When I was a kid, I loved Legos. Part of the reason my father and I grew apart growing up was because of the racket I would make in the living room dumping them out and leaving sets out there for days at a time.
By the time I was a 12, my creative ability to create new objects, usually spaceships, had surpassed his. After that, there was no reconciliation.
I have since discovered a CAD program, Google SketchUp, and on days when I'm bored, I build things, still spaceships.
This is a small carrier I built yesterday. It is 270.11 meters long (885 feet), a little longer than a real-world Iowa Class Battleship, and a beam of 72 meters (236 feet), which is twice as wide.
The ship has 5 fighter launchers on both port and starboard (above).
The bow carriers larger fighter launcher bays and two shielded docking ports.
This image is from the starboard docking port looking toward the port bow.
A large hanger also occupies the stern, just below the bridge.
The ship bears a missile launcher on the port bow that can fire 31 missiles in a single burst.Primary armament are 8, 1.1 meter cannons in four turrets.There are also 30 anti-aircraft turrets and 38 escape pods.
I've always been into science fiction. I started writing a sci-fi novel about a fighter pilot when I was 15. Three years and 450 pages later I found that poetry was a lot easier to start, finish, and show off.I might go back someday and finish the novel. I re-read it in March after my birthday, and it's actually pretty well-written, even for a 15-year-old. I can see how I grew up through it because the beginning is far more detailed than it needs to be. The real character development and depth doesn't kick in until about page 100, probably around the time I lost my virginity and began to empathize with other people as separate entities.The last 150 pages, though, wow I was good. Of course the problem was I had so many characters interacting in different parts, it was like "War and Peace." They all filled their role and I knew what they were doing in the book, but it did require a chart. But that's how real life is. We don't interact with 8 people over the course of a month-long life story. The cashier at Safeway, the bouncer at the bar, the crazy next-door neighbor, the local drug dealer, the drunk roommate; they all play a role, have a bit of dialogue, and can dramatically affect the protagonist and the plot of the novel.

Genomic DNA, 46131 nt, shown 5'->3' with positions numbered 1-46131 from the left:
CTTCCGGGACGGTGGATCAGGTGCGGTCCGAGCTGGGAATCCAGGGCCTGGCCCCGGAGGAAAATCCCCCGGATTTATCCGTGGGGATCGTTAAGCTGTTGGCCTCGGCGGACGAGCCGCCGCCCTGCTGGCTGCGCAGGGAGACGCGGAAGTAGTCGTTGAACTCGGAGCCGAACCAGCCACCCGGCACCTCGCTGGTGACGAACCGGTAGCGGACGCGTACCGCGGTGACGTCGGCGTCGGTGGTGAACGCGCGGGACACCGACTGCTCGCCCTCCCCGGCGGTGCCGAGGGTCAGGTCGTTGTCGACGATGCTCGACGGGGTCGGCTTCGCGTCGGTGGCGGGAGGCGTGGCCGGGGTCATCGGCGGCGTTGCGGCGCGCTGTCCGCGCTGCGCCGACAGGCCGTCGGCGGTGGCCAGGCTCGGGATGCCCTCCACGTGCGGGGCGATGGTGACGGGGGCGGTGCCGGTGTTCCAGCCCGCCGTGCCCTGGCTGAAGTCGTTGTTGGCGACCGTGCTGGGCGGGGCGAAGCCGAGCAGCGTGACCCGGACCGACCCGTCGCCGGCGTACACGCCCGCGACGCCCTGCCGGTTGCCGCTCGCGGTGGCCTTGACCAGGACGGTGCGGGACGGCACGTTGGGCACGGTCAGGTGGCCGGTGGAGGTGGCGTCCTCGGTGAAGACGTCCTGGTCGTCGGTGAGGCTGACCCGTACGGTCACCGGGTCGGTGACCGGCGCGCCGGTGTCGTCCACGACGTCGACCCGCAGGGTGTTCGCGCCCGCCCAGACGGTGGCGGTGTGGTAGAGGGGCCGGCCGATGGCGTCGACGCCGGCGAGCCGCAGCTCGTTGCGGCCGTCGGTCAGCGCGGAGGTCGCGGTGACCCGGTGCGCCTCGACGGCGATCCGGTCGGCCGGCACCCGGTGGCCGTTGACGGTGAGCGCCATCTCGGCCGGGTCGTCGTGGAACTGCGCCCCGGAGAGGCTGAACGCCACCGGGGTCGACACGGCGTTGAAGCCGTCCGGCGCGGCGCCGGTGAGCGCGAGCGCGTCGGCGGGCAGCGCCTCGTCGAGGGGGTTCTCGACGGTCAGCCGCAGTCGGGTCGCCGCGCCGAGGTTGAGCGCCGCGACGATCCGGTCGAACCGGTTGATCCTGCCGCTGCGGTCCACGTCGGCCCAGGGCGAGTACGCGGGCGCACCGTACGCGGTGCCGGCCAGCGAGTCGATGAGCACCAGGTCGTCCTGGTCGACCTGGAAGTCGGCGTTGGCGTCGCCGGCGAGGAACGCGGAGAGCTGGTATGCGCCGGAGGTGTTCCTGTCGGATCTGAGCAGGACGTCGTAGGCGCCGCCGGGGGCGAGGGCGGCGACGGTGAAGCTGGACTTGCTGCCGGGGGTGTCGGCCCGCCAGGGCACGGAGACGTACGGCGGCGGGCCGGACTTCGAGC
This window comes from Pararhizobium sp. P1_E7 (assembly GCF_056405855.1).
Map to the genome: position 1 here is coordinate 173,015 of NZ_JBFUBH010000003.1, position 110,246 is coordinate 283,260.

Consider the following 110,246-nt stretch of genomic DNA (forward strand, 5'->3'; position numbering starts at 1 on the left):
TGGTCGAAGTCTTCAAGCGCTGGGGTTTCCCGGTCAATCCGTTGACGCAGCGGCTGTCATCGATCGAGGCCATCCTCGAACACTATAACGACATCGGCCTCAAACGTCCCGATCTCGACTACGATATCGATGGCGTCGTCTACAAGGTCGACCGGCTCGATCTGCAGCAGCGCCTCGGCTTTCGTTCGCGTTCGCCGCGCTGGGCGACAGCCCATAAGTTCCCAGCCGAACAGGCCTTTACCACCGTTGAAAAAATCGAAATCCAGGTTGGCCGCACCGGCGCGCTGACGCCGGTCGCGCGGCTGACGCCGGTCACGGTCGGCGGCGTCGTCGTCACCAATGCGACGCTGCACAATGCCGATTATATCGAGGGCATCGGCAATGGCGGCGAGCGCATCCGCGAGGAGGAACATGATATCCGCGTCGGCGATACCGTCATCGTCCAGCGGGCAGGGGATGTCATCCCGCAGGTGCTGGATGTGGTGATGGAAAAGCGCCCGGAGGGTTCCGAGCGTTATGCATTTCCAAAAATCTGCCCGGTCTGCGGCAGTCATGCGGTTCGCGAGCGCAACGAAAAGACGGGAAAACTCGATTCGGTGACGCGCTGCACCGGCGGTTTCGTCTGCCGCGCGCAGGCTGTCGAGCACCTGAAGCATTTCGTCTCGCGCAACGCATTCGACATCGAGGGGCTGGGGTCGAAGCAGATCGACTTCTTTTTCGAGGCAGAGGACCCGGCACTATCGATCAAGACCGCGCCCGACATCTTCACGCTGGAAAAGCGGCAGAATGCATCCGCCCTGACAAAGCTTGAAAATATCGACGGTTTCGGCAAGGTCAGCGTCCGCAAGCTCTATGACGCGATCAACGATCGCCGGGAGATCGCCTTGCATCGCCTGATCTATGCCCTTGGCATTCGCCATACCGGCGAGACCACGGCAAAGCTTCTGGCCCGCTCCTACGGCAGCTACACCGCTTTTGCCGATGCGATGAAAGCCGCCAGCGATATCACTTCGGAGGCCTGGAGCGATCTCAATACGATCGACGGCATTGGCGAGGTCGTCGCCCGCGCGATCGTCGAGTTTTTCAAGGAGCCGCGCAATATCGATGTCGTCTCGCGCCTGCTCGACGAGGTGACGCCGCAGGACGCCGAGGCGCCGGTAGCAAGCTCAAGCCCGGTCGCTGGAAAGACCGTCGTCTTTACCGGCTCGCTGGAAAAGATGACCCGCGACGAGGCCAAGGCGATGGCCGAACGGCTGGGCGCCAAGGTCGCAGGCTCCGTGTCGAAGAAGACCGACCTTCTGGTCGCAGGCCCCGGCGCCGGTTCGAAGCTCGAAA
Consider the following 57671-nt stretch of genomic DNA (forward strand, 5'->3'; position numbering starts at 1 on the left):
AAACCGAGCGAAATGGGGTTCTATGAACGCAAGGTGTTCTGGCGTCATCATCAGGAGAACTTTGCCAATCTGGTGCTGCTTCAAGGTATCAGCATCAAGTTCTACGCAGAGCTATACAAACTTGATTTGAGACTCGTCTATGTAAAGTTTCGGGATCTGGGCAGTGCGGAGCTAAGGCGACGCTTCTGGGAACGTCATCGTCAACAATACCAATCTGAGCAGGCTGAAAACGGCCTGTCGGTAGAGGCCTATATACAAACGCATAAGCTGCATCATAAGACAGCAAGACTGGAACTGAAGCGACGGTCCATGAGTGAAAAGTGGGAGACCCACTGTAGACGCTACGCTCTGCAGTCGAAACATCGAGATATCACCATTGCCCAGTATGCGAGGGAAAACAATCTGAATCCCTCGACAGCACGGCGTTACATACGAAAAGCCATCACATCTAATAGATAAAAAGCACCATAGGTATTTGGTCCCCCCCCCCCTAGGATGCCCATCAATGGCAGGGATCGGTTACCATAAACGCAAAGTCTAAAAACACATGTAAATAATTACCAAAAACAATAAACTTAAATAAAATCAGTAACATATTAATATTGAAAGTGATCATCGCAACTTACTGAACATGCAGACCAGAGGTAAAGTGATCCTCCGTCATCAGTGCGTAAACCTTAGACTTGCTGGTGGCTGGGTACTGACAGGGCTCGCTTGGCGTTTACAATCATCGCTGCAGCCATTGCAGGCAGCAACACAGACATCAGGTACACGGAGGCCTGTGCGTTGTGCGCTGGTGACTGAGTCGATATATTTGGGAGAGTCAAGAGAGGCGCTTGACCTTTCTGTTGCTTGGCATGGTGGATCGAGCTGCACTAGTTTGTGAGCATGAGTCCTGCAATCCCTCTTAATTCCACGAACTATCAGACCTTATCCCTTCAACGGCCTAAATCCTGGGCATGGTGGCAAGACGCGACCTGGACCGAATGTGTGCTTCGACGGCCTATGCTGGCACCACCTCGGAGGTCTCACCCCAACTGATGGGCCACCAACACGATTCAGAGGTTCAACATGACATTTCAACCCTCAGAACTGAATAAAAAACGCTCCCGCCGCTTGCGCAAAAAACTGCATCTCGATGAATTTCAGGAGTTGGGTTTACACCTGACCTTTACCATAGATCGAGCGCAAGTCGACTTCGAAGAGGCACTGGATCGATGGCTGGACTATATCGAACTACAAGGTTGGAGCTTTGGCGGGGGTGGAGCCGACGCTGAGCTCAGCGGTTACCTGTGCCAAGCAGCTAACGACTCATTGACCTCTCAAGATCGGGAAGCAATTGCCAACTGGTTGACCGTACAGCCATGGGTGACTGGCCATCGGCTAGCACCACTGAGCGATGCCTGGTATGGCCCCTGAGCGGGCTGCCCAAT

i don't show it, but I don't think most people in my life truly have any concept how much they affect my life on a daily basis. To tell them adds too much pressure they don't need.
This is the official blog of Northern Arizona slam poet Christopher Fox Graham. Begun in 2002, and transferred to blogspot in 2006, FoxTheBlog has recorded more than 423,000 hits since 2009. This blog cover's Graham's poetry, the Arizona poetry slam community and offers tips for slam poets from sources around the Internet. Read CFG's full biography here. Looking for just that one poem? You know the one ... click here to find it.